We Still Need To Deliver On The Human Factor In Customer Service
The fear of automation supplanting humans in the workplace has been the stuff of science fiction for decades, but as the pace of technological change picks up, many people have begun to wonder: Is it becoming more fact than fiction?
According to economist James Bessen (subscription required), there has been only one occupation in which humans have been completely replaced by automation in the past 60 years: the elevator operator.
Despite this fact, automation anxieties run high in the contact center industry, which employs nearly 3 million workers (subscription required) in the U.S. Discussions we’ve had with many of the thousands of business and public sector leaders heading up contact centers and operations worldwide prove this to be true. One consistent theme that emerges is balancing improved customer experiences with operational efficiencies.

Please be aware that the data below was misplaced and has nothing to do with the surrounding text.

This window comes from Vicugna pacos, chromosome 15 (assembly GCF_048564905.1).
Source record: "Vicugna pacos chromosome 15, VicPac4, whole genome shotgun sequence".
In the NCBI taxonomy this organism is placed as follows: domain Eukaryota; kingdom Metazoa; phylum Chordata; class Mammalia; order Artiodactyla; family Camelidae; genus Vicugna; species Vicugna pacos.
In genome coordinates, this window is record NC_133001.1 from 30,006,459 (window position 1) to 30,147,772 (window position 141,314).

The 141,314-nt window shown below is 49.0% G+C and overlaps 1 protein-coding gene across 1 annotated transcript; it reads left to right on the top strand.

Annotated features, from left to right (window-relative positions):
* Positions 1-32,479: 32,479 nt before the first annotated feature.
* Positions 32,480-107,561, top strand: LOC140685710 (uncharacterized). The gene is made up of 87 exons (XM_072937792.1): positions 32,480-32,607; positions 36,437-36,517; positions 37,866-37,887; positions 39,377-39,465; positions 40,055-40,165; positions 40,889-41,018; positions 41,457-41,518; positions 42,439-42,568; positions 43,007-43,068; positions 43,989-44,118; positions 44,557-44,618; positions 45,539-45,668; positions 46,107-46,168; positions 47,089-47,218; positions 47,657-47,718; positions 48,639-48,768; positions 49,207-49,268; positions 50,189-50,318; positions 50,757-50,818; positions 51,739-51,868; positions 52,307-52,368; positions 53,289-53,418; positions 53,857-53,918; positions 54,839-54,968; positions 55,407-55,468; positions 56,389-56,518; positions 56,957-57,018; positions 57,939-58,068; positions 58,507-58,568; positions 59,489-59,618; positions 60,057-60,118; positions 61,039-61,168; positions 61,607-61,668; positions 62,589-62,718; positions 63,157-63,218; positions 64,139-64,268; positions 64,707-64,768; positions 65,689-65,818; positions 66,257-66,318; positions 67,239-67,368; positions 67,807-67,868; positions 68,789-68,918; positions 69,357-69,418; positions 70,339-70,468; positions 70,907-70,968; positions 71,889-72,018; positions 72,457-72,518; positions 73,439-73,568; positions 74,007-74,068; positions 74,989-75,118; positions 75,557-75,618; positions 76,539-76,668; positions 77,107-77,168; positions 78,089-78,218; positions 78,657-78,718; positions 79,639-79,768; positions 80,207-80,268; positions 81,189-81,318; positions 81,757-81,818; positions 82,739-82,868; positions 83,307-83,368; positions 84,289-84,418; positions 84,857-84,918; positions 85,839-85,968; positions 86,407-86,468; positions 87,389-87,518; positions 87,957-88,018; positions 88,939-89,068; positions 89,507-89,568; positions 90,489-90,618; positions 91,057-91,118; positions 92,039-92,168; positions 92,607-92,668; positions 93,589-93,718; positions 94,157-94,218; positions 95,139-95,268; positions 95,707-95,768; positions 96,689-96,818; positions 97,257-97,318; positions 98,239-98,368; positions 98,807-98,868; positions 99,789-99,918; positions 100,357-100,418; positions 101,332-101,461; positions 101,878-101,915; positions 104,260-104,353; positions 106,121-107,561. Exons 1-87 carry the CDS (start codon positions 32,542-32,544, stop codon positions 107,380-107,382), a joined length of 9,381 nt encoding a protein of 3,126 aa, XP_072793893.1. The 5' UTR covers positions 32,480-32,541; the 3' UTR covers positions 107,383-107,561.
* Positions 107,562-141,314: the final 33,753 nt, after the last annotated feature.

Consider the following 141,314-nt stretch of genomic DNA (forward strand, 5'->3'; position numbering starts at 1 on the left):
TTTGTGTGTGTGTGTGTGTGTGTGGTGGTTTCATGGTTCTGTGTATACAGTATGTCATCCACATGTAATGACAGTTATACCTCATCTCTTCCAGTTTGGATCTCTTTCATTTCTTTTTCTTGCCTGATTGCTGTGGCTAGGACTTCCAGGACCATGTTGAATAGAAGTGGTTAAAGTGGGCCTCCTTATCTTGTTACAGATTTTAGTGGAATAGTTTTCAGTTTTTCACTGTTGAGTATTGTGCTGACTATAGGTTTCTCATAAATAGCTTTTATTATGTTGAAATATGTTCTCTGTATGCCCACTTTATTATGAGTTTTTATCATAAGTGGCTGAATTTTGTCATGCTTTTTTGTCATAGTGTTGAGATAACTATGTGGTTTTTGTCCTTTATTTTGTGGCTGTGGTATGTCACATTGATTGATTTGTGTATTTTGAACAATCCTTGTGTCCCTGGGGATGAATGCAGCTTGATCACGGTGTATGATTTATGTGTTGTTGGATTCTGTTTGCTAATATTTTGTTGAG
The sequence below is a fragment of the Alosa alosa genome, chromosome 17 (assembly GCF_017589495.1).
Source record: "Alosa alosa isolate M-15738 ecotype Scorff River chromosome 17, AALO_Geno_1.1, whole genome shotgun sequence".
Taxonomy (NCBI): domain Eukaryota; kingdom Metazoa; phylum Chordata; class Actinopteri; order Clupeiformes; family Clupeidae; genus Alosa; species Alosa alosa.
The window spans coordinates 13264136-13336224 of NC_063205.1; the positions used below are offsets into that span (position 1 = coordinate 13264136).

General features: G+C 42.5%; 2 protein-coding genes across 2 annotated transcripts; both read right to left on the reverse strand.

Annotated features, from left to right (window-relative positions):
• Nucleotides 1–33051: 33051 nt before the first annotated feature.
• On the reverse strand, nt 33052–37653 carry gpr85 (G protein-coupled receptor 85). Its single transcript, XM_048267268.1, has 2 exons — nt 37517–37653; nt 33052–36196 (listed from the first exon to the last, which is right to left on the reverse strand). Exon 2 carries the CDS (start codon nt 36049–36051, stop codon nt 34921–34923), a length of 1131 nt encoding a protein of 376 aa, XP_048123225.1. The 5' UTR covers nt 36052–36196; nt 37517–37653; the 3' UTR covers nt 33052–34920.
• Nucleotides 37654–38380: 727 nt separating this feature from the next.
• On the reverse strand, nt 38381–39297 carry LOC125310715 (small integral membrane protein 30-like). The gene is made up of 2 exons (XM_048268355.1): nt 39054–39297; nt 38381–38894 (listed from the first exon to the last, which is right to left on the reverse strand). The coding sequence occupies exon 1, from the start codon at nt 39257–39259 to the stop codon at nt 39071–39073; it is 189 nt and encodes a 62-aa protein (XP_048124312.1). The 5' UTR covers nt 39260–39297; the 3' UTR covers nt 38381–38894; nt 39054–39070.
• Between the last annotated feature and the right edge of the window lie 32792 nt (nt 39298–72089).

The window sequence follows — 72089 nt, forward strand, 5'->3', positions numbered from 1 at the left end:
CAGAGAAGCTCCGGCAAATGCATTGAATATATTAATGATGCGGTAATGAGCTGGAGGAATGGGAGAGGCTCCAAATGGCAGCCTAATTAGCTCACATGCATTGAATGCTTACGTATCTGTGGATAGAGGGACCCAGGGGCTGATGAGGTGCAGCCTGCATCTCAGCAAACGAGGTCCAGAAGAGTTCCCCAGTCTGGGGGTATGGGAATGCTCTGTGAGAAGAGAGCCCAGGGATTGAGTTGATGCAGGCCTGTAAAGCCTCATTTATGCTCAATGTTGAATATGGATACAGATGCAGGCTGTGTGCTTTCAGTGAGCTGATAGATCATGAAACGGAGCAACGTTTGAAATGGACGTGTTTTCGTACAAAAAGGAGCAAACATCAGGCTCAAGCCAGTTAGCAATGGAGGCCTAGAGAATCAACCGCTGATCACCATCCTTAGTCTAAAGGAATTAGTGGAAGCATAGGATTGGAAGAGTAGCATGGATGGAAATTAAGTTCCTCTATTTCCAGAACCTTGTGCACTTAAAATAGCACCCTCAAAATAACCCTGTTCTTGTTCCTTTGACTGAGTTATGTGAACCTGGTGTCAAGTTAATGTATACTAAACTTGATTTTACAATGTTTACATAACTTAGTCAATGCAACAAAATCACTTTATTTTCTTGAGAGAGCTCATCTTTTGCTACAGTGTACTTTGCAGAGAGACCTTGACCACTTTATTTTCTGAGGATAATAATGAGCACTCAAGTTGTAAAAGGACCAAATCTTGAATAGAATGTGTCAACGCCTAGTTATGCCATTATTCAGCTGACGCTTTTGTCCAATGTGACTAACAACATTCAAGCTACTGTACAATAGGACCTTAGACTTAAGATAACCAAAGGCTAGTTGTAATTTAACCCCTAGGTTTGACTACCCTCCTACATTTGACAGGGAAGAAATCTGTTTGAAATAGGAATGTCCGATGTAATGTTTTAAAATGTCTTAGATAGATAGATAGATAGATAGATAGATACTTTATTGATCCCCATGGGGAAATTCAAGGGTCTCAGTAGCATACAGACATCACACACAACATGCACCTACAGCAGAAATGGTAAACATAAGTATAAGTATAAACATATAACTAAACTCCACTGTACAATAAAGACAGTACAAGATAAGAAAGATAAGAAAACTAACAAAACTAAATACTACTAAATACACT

It’s not uncommon for a large company to handle several million interactions a year, and a contact center can represent a large line item — seemingly ripe for automation to help improve efficiencies and support more cost-effective customer self-service options. However, there’s one big reason humans won’t be disappearing from the customer care landscape anytime soon, and it’s that humans value human interactions too much.
Here are a few instances when the human element should be prioritized in your communications:
When We Have A Complaint
When people have a problem needing resolution, they often want empathy that can only be delivered by other humans. In our company’s 2019 report, “Engagement in the Always-On Era,” which surveyed more than 34,000 consumers in 18 countries, most respondents indicated that when they have an urgent question or complaint, they prefer to speak with someone by phone or in person.